The 19th Century held one of the most important events in American history, the Civil
War. The Civil War was a rough, tense conflict that involved American citizens engaging “one of the most researched conflicts in modern history.” At the time, hundreds of short stories, speeches, letters, and poems were written about the era, but there is one that best exemplifies the time period. “An Occurrence at Owl Creek Bridge” by Ambrose Bierce reflects the society of the
19th Century without holding back any of the emotions or brutal violence that resulted from the conflicts in the Civil War.
The author of this short story, Ambrose Bierce, had experienced war firsthand. He had volunteered to fight as a soldier in the Union Army since he could not find any other worthwhile occupation to take on at the time. Before he left to fight in battle, He thought about the “Civil
War with ideas of glory, honor, and a speedy end to the war.” However, he never found any glory or honor during his time at war. Instead he found only death, agony, and what he described as “confused sets of rights and wrongs” (Peers). During his military career, he engaged “in several bloody battles at Chickamauga, Shiloh, Lookout Mountain, Missionary Ridge, and
[Kennesaw Mountain]” (Singletary). During these battles he realized the true nature of man when in conflict. Man is cruel, brutal, and almost savage-like in its bloodlust. After receiving a severe head wound in combat, Bierce was discharged from the military. He decided to pursue a career in literature and became a writer. A common saying about writing is that “a writer can
only write what he knows” (Broda). Bierce was an expert with the concept of war, so he decided to write about the “shocking accounts and hideous events of the battlefield” it in order to inform ordinary people about what war really was in reality. It was hell (Reuben).
Bierce used his experiences from the Civil War to emphasize the messages of reality contained within his stories. “An Occurrence at Owl Creek Bridge,” one of his most memorable tales, is a perfect example. The plot has a realistic, although saddening ending which can suggest the possibility that a similar situation could have actually occurred during the Civil War. Bierce seems to tell his readers though the plot of the story that everyone in the world is like the main character, Farquhar. We are all affected by circumstances beyond our control with our own will having little effect on the outcomes of our lives (Marxen). His message contains some truth. In war, a soldier cannot choose their impending fate during battle; rather, their surroundings direct their destiny beyond their control. Bierce tried to teach his readers to stay away from war through the grotesque imagery he would use in his writings. Although “An Occurrence at Owl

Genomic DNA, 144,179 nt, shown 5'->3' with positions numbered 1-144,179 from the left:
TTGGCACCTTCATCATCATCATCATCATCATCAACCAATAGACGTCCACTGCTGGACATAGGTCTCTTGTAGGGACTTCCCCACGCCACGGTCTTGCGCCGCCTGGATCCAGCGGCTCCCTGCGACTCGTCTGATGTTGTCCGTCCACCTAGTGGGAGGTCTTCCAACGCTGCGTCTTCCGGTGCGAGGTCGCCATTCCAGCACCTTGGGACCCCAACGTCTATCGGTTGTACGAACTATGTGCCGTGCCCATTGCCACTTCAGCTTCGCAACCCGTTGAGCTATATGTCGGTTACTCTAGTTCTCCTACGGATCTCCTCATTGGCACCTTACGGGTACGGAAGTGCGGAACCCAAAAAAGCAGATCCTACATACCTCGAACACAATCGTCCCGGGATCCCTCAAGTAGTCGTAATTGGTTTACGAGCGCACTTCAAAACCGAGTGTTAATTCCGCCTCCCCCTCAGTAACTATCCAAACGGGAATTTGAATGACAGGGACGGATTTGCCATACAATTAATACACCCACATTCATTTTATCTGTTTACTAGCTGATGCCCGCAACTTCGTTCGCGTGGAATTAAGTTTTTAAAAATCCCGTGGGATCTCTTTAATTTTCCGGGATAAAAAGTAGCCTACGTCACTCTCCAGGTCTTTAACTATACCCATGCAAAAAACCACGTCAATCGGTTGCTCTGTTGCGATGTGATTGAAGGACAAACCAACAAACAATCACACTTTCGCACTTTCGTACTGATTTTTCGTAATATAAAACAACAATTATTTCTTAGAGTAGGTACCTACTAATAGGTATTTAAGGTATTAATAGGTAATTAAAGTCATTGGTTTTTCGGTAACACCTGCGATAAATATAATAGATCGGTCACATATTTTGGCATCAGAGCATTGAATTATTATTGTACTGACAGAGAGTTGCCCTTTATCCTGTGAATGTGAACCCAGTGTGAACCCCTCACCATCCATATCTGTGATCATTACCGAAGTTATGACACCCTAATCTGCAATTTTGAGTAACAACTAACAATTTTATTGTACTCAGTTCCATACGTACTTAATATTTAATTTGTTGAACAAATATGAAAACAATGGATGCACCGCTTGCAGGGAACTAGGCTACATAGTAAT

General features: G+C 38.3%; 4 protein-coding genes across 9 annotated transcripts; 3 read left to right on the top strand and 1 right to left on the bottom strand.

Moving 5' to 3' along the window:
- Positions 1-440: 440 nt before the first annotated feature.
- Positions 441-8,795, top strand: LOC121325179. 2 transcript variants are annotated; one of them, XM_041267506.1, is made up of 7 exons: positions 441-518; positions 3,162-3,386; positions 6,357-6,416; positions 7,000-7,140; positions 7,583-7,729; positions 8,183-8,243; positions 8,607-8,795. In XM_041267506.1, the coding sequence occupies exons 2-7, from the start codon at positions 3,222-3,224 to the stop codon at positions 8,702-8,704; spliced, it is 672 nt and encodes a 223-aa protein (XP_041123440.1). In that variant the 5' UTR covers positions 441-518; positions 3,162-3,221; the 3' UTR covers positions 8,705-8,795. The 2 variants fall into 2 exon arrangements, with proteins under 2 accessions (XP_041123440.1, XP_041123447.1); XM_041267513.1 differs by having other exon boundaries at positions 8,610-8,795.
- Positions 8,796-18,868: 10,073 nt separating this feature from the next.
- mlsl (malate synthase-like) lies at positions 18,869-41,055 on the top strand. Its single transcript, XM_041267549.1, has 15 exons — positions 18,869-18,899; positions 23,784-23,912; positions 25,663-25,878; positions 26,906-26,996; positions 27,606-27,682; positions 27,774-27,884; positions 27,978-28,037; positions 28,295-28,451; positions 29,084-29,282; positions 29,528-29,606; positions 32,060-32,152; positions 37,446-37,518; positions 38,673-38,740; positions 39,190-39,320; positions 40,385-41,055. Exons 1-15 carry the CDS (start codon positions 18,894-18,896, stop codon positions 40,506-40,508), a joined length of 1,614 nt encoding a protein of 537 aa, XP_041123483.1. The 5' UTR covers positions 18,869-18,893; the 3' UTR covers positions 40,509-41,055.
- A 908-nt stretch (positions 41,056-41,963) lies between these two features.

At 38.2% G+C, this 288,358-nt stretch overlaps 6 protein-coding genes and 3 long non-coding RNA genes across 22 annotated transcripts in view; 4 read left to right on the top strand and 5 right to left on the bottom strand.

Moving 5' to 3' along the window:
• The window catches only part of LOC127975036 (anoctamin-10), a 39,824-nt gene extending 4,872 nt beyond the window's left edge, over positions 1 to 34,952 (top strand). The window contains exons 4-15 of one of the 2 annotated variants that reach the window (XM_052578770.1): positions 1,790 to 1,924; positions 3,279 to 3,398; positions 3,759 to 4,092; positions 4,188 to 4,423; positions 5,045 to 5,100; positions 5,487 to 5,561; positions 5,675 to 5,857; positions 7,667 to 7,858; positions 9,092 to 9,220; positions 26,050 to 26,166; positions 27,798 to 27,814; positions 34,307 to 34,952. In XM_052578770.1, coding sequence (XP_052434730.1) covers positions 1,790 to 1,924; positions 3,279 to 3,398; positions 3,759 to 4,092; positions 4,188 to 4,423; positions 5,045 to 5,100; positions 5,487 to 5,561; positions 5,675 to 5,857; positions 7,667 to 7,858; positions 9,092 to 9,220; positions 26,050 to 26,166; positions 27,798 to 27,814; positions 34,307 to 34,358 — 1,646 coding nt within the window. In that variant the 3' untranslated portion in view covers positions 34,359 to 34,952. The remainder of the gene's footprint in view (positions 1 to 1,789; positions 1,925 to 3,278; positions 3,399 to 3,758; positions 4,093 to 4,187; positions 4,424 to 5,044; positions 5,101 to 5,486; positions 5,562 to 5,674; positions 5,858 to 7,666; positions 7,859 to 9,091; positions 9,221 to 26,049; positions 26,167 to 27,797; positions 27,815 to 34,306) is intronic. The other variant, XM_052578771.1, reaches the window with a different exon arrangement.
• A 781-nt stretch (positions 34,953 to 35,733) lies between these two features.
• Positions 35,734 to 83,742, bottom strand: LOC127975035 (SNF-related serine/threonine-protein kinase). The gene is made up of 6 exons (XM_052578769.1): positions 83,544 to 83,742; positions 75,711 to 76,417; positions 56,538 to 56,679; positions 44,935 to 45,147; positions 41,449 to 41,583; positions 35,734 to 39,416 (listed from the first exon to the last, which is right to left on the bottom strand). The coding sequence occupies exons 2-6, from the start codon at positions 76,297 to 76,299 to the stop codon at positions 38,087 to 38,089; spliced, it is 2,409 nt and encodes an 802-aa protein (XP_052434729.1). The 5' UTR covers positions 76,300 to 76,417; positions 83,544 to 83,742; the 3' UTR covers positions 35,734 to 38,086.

Creek Bridge” is one of his more mild stories when it comes to violence, the story gives a detailed description of someone who is being hanged. Toward the end of Farquhar’s illusion he felt that “[his] neck was in pain and lifting his hand to it he found it horribly swollen…His eyes felt congested; he could no longer close them. His tongue was swollen with thirst” (Bierce 464).
It was common for Bierce to use the “physical and mental anguish associated with war” as the underlying theme in his writings (Singletary). During Farquhar’s illusion, he experienced disorientation when he was being pulled around by the current of the river and became dizzy and nauseous (Bierce 462). Although this confusion and sickness resulted from him choking due to the hanging in reality, it could also represent how real soldiers felt during the Civil War. Men were fighting against their former brothers in arms and sometimes even family members who
were on the opposing side leading to confusion in their moral beliefs. The fact that many of these men were young and probably never